During the 1980’s and the rise of financial markets all sorts of alternative ways of investing in risk were created along with accounting practices to enumerate those risks. In 1980 Neil Crockford wrote the first edition of ‘An Introduction To Risk Management’ and in 1986 the second edition was released. These books revolutionised our understanding of financial risk management and allowed the creation of the complex investment vehicles and accounting practices used to manage them.

This improved understanding of risk allowed companies to make much better informed decisions about the risks they were taking. It also allowed companies to better insure themselves against these risks. As a result the accounts of a company became much more complicated with the inclusion of assets held to mitigate risk. Companies gained the ability to hedge the risks they were taking through complex insurance policies and accounting practices.

The implication of this is that companies are able to hide the risks they are taking through accounting practices and investment vehicles created since the 1980’s.

This is where we start to see the problem. The very idea of a limited liability company set into law in 1844 made the assumption that the risk of trading with a company can be evaluated through inspection of the accounts provided annually for that company. But since the 1980’s that has become less and less true especially as companies get larger and larger and spend more on managing and accounting for the risks they are taking.

Managing and accounting for risk is a very good thing. It makes companies less likely to fail. But the very same practices if poorly or more likely maliciously used can obfuscate risk which is a very bad thing.

The financial crisis of 2008 was a direct result of the obfuscation of risk made possible buy by the ideas put forward by Neil Crockford in the 1980’s. The mistakes made by the bankers of 2008 were warned against by Neil Crockford but that’s another story.

Unfortunately there are very real benefits to a company of obfuscation of the risks its carrying. It allows companies to gain better credit terms than they would otherwise get. It makes the company look less risky for the same profit and so a better investment and a commensurately high share price. The only thing that keeps a company honest is its requirement to publish yearly accounts. A company’s accounts however are prepared by the company’s accountant. They are part of or act on behalf of the company and their loyalty is to the company and its shareholders.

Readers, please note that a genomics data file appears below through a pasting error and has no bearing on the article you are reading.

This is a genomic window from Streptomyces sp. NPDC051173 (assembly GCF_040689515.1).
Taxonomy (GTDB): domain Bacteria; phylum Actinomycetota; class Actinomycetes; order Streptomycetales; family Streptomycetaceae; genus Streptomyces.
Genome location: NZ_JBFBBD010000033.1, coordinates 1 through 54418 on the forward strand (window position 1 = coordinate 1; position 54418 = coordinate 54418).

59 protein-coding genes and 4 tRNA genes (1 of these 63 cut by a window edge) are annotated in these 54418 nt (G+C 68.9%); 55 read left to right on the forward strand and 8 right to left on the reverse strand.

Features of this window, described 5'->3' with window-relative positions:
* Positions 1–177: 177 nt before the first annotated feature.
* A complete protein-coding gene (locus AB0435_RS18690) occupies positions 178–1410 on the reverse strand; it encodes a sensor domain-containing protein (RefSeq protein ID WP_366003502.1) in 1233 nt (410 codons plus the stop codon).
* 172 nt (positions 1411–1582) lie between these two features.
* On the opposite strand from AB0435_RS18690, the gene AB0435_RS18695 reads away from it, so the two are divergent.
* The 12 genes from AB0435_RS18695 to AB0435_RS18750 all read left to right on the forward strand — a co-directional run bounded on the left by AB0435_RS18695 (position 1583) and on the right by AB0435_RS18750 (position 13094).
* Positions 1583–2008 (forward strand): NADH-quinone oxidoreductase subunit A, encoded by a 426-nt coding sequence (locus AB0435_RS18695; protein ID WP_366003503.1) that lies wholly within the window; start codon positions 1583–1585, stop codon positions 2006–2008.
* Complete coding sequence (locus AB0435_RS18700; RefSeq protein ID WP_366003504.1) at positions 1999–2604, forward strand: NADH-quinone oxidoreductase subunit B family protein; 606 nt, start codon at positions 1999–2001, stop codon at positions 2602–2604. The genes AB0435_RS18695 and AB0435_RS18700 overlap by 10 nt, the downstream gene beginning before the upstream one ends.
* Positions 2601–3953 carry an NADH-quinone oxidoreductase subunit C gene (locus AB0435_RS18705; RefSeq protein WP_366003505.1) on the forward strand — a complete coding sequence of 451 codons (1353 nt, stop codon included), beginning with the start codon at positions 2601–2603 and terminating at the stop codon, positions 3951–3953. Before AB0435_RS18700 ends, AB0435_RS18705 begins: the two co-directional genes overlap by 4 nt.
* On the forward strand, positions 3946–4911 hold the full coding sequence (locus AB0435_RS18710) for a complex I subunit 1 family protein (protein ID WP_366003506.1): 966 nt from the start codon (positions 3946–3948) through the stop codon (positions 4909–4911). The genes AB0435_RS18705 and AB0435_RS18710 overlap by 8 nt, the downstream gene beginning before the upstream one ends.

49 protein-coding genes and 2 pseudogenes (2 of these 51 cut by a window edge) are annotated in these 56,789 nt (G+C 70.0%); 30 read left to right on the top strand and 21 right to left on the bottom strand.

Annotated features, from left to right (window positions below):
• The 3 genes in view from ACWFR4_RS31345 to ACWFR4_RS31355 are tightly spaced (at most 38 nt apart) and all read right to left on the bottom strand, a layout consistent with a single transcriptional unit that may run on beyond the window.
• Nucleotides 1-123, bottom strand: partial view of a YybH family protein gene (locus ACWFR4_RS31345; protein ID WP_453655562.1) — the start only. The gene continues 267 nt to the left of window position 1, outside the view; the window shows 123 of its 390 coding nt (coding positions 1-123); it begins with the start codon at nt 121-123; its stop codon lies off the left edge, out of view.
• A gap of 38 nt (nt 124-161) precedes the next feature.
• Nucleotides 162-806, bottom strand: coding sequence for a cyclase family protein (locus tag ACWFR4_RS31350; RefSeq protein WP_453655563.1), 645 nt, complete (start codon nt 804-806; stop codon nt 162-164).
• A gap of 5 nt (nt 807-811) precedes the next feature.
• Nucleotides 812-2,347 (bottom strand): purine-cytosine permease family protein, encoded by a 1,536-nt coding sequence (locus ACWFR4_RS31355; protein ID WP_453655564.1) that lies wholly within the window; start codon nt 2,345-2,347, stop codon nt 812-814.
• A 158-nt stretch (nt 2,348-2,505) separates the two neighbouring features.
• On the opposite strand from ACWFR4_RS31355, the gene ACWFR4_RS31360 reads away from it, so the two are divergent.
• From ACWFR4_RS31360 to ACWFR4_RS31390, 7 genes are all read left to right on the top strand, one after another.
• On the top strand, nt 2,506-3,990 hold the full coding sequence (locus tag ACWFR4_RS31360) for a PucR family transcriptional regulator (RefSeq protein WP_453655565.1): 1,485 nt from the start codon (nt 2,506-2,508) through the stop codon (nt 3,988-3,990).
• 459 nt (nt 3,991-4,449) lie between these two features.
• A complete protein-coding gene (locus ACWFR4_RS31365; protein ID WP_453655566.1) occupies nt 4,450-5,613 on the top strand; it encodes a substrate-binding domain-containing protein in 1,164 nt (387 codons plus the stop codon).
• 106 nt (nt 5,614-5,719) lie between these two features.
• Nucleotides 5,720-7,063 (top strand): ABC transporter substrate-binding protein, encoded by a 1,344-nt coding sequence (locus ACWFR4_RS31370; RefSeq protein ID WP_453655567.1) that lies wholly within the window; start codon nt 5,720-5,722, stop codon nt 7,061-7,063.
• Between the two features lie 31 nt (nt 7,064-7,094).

For PLCs (public limited companies) these accounts must be audited by an independent accountant. This makes it harder but not impossible to obfuscate risk.

The problem then is that the assumption made in 1844 about the ability to evaluate the risk of trading with a company is less and less valid in the light if today’s accounting complexity unless the individual or organisation understands the complexity of financial risk management and how it can be used to obfuscate risk and has access to all the accounts of a company. Banks have access to a companies accounts often beyond the published accounts and the greatest understanding of financial risk management. Suppliers on the other hand have no access to a companies internal accounts and at best a poor understanding of financial risk management. Employees have no access to a companies accounts and no understanding of financial risk management. Yet there is an inherent incentive for company executives to use financial risk management to maximise the perceived value of the company for the shareholders. We have seen that the obfuscation of risk up to a point benefits the shareholders but this benefit comes at the expense of suppliers and employees who have no way of evaluating the risk to which they have been exposed.